United States v. Menke, 339 F. Supp. 1023 (W.D. Pa. 1972)

US District Court for the Western District of Pennsylvania - 339 F. Supp. 1023 (W.D. Pa. 1972)
March 1, 1972

339 F. Supp. 1023 (1972)

Timothy W. MENKE.

Crim. No. 71-172.

United States District Court, W. D. Pennsylvania.

March 1, 1972.

*1024 Jay C. Waldman, Asst. U. S. Atty., Pittsburgh, Pa., for plaintiff.

Warren R. Keck, III, Greenville, Pa., for defendant.


TEITELBAUM, District Judge.

The defendant in this criminal action, Timothy W. Menke, is under indictment on two counts: (1) knowingly receiving and concealing marihuana, after it had been unlawfully imported, knowing it to have been unlawfully imported, in violation of 21 U.S.C. § 176a, and (2) transporting and concealing marihuana obtained without the payment of the tax imposed by 26 U.S.C. § 4741(a), in violation of 26 U.S.C. § 4744(a) (2). Alleging various violations of various of his constitutional rights, he has filed a "Motion To Dismiss Indictment" and a "Motion To Suppress Evidence". A hearing has been held on the motions.

The motion to dismiss the indictment is based on the inordinately lengthy lapse of time between his arrest on February 12, 1970, his indictment on August 11, 1971, and at least December 17, 1971, when his motion was filed, at which time he had not been tried. At the hearing, the only evidence introduced with respect to this motion was by the defendant to establish that the delay was one for which he was in no way responsible. He testified that he was at all times available to be tried. His testimony was totally uncontroverted by the Government; neither rebuttal testimony nor testimony to offer a reason or justification for the delay was presented.

The motion to suppress is designed to suppress all the evidence seized in the course of a search of the defendant's bedroom and automobile. Much evidence was adduced with respect to the searches. It seems that on February 12, 1970, two agents of the United States Treasury Department, Bureau of Customs and Enforcement Division, acting on information received from their Seattle, Washington office, proceeded to a post office in New Castle, Pennsylvania, to inspect a parcel addressed to the defendant. The parcel was from one Kim Yijum of Korea and bore Korean mailing *1025 registry number 62. At the post office, the agents, along with a postal inspector, opened the parcel, and after examination determined it to contain marihuana. Subsequently, the marihuana was repacked, the parcel rewrapped, and one of the agents effected a "controlled mail delivery" of it to the defendant by placing it at the mail box of the residence of his parents, with whom he lived. As his parents' residence was in the country, the mail box was located about 200 yards from the house.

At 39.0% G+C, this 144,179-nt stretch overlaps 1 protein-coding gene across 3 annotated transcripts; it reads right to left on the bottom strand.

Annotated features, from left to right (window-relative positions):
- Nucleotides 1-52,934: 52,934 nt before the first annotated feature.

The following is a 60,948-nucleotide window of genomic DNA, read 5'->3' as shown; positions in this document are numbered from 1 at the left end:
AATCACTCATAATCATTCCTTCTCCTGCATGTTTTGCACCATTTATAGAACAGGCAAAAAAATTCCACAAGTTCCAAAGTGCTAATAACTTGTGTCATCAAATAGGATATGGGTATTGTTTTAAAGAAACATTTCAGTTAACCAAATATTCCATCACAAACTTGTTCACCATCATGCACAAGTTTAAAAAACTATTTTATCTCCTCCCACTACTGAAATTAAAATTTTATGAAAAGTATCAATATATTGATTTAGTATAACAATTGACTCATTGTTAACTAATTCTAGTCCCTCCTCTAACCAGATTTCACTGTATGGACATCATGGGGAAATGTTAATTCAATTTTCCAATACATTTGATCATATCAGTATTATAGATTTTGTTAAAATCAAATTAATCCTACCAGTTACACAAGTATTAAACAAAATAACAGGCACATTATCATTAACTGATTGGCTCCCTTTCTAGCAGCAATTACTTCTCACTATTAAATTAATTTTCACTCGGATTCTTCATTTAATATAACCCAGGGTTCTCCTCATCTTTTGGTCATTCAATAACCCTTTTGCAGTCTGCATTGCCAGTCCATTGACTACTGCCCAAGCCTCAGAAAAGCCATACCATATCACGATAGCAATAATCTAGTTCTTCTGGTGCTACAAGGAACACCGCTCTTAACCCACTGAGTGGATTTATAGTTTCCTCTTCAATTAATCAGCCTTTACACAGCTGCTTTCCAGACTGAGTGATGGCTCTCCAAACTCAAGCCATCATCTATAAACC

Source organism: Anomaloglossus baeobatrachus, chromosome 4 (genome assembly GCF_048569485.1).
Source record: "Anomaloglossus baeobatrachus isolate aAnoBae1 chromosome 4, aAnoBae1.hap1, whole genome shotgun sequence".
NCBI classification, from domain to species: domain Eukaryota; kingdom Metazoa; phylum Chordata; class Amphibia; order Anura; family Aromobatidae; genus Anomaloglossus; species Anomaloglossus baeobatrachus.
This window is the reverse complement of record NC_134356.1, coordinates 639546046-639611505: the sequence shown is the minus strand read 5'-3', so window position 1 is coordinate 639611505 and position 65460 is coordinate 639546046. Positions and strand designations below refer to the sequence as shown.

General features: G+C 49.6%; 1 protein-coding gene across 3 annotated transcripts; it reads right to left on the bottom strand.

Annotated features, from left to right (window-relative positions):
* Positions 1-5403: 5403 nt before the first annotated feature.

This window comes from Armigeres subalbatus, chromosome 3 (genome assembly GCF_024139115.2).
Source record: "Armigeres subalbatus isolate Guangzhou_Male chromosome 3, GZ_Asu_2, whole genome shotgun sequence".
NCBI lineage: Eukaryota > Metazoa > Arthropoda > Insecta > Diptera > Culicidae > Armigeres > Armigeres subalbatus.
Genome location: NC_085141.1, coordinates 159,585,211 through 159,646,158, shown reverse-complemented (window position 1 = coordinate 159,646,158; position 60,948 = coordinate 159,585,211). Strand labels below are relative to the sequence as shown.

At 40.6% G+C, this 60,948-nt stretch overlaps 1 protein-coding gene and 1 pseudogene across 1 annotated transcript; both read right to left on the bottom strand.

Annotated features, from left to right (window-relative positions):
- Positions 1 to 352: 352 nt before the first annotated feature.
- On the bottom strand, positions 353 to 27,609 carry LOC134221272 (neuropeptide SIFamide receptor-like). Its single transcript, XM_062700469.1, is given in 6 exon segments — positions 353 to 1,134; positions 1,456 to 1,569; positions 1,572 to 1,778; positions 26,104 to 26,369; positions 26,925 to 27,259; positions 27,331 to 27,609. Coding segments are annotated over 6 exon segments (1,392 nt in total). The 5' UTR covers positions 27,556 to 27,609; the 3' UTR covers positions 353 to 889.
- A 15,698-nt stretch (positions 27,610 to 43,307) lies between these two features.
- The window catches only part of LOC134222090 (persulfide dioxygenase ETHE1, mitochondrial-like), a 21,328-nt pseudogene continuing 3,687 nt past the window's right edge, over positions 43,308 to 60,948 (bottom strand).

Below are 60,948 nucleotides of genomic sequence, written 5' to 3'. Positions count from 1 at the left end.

Meantime, while the parcel was being delivered, the other agent went to the office of the local United States Commissioner to obtain a search warrant. The search warrant which was obtained authorized a search of the "premises" of the residence of the defendant's parents for "a quantity of marihuana". Thereafter, at approximately 4:12 P.M., the defendant drove to the mail box in an automobile which the agents knew to be owned by him, removed the parcel from the mail box, placed it in the trunk of his automobile, and proceeded to drive to the farmhouse. All of this was observed by the agent who, after effecting the delivery of the parcel, stationed himself so as to be able to survey the mail box and the house without detection. At approximately 5:00 P.M., the two reunited agents and the postal inspector, together with four state law enforcement officers, approached the house and identified themselves. Presently, the warrant was read to the occupants the defendant, his father, mother and sister the agents, inspector and officers were admitted to the house, and the defendant was given his Miranda warnings.[1] The agents and the postal inspector then searched the defendant's bedroom for the parcel. In the course of the search of the bedroom, the searchers found a Korean mailing registry slip which bore the number 62, a personal telephone book which contained the name and address of Kim Yijum and a list of prices of opium, hashish, marihuana and other narcotics. The search, which lasted approximately 15 minutes, failed however to uncover the parcel.